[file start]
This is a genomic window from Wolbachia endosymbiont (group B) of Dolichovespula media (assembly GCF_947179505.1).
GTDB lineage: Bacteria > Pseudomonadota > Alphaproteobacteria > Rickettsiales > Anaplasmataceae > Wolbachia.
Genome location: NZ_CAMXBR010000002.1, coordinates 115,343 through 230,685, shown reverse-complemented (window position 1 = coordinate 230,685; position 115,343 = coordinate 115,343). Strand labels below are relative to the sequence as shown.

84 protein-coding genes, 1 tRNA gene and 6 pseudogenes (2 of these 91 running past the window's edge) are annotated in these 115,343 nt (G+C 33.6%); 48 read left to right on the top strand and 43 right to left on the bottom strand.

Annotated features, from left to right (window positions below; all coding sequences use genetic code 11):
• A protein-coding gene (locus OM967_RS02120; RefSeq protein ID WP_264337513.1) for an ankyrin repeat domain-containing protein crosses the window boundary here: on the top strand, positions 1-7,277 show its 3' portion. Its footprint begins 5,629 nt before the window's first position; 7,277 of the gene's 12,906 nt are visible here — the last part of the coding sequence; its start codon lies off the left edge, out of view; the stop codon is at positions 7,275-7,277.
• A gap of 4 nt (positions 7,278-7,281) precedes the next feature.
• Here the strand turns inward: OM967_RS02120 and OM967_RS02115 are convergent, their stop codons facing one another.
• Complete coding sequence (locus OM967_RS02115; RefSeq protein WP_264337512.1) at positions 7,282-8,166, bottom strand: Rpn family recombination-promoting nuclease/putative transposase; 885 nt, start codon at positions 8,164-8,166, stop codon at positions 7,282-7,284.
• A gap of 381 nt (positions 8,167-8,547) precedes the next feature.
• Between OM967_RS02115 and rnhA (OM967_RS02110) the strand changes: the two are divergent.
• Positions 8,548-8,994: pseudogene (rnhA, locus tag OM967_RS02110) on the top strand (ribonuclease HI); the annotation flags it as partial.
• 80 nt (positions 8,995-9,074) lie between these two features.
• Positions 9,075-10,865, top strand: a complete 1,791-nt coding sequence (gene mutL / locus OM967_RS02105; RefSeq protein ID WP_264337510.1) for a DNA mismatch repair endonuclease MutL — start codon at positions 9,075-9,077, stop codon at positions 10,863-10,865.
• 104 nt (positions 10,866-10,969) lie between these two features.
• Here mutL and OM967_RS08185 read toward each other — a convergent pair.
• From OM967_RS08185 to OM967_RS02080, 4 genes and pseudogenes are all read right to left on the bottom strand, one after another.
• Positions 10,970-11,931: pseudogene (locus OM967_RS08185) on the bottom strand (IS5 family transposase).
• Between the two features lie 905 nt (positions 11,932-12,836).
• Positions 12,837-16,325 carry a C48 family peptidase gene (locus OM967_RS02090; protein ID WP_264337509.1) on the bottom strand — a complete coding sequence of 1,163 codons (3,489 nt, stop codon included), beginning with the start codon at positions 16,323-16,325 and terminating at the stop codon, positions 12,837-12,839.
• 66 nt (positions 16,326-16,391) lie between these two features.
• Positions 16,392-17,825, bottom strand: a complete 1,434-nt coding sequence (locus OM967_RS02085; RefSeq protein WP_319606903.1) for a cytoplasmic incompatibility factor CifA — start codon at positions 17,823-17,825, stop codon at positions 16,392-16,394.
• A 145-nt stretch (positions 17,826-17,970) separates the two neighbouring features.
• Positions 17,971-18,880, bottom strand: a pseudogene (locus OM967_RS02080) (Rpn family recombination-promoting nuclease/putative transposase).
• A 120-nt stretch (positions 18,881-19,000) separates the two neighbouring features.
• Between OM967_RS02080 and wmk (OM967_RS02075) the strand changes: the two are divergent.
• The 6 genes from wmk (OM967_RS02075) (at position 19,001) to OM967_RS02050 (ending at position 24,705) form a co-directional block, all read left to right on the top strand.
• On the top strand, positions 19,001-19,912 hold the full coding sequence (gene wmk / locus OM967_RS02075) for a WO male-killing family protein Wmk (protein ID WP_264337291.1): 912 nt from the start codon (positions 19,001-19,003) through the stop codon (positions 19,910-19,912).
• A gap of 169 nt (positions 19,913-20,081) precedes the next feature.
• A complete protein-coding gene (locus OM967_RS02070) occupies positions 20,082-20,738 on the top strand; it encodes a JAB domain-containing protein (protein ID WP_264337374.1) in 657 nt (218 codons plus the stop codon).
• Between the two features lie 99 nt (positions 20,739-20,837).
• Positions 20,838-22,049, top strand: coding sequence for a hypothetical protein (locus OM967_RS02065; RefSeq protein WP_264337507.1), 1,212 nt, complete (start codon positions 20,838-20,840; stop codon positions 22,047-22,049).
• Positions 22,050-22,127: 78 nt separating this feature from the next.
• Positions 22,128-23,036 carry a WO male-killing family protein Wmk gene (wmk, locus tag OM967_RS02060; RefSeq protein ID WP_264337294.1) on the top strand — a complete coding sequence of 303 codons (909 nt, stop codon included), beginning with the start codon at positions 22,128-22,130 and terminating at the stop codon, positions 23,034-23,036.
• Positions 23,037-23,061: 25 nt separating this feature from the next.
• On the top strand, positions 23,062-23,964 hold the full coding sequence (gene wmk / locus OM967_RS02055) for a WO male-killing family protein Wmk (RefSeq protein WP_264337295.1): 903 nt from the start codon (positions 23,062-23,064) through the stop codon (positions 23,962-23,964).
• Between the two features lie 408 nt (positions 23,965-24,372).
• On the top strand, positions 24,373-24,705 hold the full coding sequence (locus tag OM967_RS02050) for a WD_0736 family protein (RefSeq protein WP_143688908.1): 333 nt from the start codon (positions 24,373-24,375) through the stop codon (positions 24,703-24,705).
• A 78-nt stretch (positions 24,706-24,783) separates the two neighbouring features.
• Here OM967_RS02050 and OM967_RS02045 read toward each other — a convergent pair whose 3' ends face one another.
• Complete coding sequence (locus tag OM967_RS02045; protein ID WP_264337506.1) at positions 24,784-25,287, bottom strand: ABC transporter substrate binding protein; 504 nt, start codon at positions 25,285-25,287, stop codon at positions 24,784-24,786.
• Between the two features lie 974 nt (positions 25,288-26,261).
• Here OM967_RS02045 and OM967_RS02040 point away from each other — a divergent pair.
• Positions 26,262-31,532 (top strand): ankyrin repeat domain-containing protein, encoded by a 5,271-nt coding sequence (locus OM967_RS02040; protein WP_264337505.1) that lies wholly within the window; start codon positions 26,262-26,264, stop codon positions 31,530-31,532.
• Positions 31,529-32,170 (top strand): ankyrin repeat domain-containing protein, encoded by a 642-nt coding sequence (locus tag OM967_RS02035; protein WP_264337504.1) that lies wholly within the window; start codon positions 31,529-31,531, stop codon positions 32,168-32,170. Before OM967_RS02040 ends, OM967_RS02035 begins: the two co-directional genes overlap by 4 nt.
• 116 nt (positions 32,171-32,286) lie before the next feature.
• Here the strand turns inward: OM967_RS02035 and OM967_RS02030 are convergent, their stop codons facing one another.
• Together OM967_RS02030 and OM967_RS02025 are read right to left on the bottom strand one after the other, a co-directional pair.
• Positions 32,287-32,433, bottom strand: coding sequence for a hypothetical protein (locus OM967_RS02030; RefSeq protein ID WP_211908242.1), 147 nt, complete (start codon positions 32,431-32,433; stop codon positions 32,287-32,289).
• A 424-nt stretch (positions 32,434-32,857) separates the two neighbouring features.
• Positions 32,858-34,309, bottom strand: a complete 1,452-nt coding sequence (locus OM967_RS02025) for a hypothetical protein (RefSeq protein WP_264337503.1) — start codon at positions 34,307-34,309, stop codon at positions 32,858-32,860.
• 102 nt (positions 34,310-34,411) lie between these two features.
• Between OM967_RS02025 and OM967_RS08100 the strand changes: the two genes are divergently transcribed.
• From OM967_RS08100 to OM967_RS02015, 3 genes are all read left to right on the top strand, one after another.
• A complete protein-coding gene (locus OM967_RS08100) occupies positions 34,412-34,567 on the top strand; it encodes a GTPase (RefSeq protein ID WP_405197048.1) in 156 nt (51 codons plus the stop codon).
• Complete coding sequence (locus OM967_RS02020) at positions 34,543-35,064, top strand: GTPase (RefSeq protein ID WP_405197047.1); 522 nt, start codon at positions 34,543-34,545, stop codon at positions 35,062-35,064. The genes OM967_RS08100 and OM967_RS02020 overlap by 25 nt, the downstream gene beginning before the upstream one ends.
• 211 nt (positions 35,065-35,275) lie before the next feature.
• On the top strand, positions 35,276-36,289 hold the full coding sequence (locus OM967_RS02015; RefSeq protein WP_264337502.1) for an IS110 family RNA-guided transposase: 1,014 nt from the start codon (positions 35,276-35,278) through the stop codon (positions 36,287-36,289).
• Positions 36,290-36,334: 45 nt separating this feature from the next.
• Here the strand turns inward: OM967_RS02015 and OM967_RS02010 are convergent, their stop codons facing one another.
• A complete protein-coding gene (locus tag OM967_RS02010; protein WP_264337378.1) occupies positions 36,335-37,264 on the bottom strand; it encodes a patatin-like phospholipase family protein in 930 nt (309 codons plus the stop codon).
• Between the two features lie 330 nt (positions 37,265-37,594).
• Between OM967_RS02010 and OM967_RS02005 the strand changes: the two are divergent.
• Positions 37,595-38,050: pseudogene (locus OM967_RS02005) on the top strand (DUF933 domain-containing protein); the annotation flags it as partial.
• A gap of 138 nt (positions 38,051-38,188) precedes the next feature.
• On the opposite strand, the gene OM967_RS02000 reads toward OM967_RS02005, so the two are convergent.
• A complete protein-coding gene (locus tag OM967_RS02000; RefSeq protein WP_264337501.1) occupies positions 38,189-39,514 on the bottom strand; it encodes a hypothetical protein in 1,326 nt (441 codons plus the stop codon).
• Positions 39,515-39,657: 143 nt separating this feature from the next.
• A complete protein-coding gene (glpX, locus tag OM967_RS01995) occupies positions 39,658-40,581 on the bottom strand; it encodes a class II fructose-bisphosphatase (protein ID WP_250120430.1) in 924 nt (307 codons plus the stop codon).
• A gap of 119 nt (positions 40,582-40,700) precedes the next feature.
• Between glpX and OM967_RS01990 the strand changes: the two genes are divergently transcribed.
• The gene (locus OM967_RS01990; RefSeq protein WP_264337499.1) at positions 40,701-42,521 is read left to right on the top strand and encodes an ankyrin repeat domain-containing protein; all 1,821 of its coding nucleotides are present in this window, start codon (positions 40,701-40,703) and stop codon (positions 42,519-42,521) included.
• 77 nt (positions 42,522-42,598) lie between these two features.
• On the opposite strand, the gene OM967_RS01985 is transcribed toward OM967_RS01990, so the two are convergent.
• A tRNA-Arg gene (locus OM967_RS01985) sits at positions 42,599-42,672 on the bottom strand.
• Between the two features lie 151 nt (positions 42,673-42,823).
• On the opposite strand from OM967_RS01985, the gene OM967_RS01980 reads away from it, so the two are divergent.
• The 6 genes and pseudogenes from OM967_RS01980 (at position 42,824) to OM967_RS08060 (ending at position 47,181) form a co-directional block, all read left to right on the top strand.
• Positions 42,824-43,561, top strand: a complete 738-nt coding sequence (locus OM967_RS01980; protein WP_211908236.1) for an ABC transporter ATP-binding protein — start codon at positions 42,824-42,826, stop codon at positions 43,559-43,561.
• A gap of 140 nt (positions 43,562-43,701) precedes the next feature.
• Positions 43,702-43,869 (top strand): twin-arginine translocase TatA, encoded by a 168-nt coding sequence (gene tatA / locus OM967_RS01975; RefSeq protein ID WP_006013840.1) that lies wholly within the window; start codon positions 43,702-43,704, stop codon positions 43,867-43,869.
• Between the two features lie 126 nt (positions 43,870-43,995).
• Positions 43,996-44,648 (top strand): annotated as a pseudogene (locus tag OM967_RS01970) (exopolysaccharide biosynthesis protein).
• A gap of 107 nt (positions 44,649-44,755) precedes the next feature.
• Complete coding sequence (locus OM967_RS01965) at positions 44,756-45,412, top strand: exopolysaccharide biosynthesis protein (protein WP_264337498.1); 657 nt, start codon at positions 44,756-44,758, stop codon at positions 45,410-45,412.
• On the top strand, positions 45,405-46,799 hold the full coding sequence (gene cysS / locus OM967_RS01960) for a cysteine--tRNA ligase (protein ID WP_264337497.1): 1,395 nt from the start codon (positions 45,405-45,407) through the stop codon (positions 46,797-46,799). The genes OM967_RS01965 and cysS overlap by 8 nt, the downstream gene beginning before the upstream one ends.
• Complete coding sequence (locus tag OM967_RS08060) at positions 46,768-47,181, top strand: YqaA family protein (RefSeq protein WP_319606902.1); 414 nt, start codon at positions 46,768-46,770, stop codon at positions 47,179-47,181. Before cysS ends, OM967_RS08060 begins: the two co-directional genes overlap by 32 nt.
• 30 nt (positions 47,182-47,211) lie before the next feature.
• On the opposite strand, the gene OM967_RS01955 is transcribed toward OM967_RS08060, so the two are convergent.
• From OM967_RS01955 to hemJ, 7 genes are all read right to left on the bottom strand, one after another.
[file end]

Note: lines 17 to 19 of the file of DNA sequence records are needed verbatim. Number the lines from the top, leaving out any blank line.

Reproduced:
• From OM967_RS08185 to OM967_RS02080, 4 genes and pseudogenes are all read right to left on the bottom strand, one after another.
• Positions 10,970-11,931: pseudogene (locus OM967_RS08185) on the bottom strand (IS5 family transposase).
• Between the two features lie 905 nt (positions 11,932-12,836).